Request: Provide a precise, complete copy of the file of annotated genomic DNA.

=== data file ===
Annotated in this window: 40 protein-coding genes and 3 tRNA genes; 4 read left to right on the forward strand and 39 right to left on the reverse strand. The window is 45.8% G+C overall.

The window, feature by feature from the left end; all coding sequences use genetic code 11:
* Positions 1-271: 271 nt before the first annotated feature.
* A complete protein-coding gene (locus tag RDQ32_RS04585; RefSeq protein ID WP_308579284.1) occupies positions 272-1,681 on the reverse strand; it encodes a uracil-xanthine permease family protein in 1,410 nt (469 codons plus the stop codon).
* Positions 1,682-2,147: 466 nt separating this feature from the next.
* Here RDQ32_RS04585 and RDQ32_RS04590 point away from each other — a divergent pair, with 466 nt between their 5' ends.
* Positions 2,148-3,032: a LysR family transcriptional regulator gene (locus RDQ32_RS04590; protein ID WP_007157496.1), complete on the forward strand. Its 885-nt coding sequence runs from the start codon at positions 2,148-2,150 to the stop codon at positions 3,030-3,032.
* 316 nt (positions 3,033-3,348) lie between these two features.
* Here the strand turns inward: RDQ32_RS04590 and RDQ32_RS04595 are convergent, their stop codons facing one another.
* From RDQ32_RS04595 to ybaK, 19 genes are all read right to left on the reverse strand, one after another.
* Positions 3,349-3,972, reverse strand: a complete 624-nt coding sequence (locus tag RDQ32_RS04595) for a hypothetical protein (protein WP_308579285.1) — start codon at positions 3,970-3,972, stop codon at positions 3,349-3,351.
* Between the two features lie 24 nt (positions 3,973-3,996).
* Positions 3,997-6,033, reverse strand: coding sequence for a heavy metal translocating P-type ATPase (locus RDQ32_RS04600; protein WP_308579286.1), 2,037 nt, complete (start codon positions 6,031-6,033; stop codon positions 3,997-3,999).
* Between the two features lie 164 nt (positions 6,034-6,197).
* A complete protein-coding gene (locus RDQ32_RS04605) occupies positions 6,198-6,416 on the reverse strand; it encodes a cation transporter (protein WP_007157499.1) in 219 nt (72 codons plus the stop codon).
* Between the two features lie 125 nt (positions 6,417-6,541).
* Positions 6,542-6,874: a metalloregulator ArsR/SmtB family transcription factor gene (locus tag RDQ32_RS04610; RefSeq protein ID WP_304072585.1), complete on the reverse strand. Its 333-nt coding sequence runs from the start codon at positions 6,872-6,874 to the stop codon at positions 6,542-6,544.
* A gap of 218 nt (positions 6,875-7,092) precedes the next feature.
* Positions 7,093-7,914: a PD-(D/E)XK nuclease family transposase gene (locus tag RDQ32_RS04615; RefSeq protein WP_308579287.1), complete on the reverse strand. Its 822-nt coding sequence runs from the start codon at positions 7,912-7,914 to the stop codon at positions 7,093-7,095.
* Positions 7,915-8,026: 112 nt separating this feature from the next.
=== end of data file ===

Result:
Annotated in this window: 40 protein-coding genes and 3 tRNA genes; 4 read left to right on the forward strand and 39 right to left on the reverse strand. The window is 45.8% G+C overall.

The window, feature by feature from the left end; all coding sequences use genetic code 11:
* Positions 1-271: 271 nt before the first annotated feature.
* A complete protein-coding gene (locus tag RDQ32_RS04585; RefSeq protein ID WP_308579284.1) occupies positions 272-1,681 on the reverse strand; it encodes a uracil-xanthine permease family protein in 1,410 nt (469 codons plus the stop codon).
* Positions 1,682-2,147: 466 nt separating this feature from the next.
* Here RDQ32_RS04585 and RDQ32_RS04590 point away from each other — a divergent pair, with 466 nt between their 5' ends.
* Positions 2,148-3,032: a LysR family transcriptional regulator gene (locus RDQ32_RS04590; protein ID WP_007157496.1), complete on the forward strand. Its 885-nt coding sequence runs from the start codon at positions 2,148-2,150 to the stop codon at positions 3,030-3,032.
* 316 nt (positions 3,033-3,348) lie between these two features.
* Here the strand turns inward: RDQ32_RS04590 and RDQ32_RS04595 are convergent, their stop codons facing one another.
* From RDQ32_RS04595 to ybaK, 19 genes are all read right to left on the reverse strand, one after another.
* Positions 3,349-3,972, reverse strand: a complete 624-nt coding sequence (locus tag RDQ32_RS04595) for a hypothetical protein (protein WP_308579285.1) — start codon at positions 3,970-3,972, stop codon at positions 3,349-3,351.
* Between the two features lie 24 nt (positions 3,973-3,996).
* Positions 3,997-6,033, reverse strand: coding sequence for a heavy metal translocating P-type ATPase (locus RDQ32_RS04600; protein WP_308579286.1), 2,037 nt, complete (start codon positions 6,031-6,033; stop codon positions 3,997-3,999).
* Between the two features lie 164 nt (positions 6,034-6,197).
* A complete protein-coding gene (locus RDQ32_RS04605) occupies positions 6,198-6,416 on the reverse strand; it encodes a cation transporter (protein WP_007157499.1) in 219 nt (72 codons plus the stop codon).
* Between the two features lie 125 nt (positions 6,417-6,541).
* Positions 6,542-6,874: a metalloregulator ArsR/SmtB family transcription factor gene (locus tag RDQ32_RS04610; RefSeq protein ID WP_304072585.1), complete on the reverse strand. Its 333-nt coding sequence runs from the start codon at positions 6,872-6,874 to the stop codon at positions 6,542-6,544.
* A gap of 218 nt (positions 6,875-7,092) precedes the next feature.
* Positions 7,093-7,914: a PD-(D/E)XK nuclease family transposase gene (locus tag RDQ32_RS04615; RefSeq protein WP_308579287.1), complete on the reverse strand. Its 822-nt coding sequence runs from the start codon at positions 7,912-7,914 to the stop codon at positions 7,093-7,095.
* Positions 7,915-8,026: 112 nt separating this feature from the next.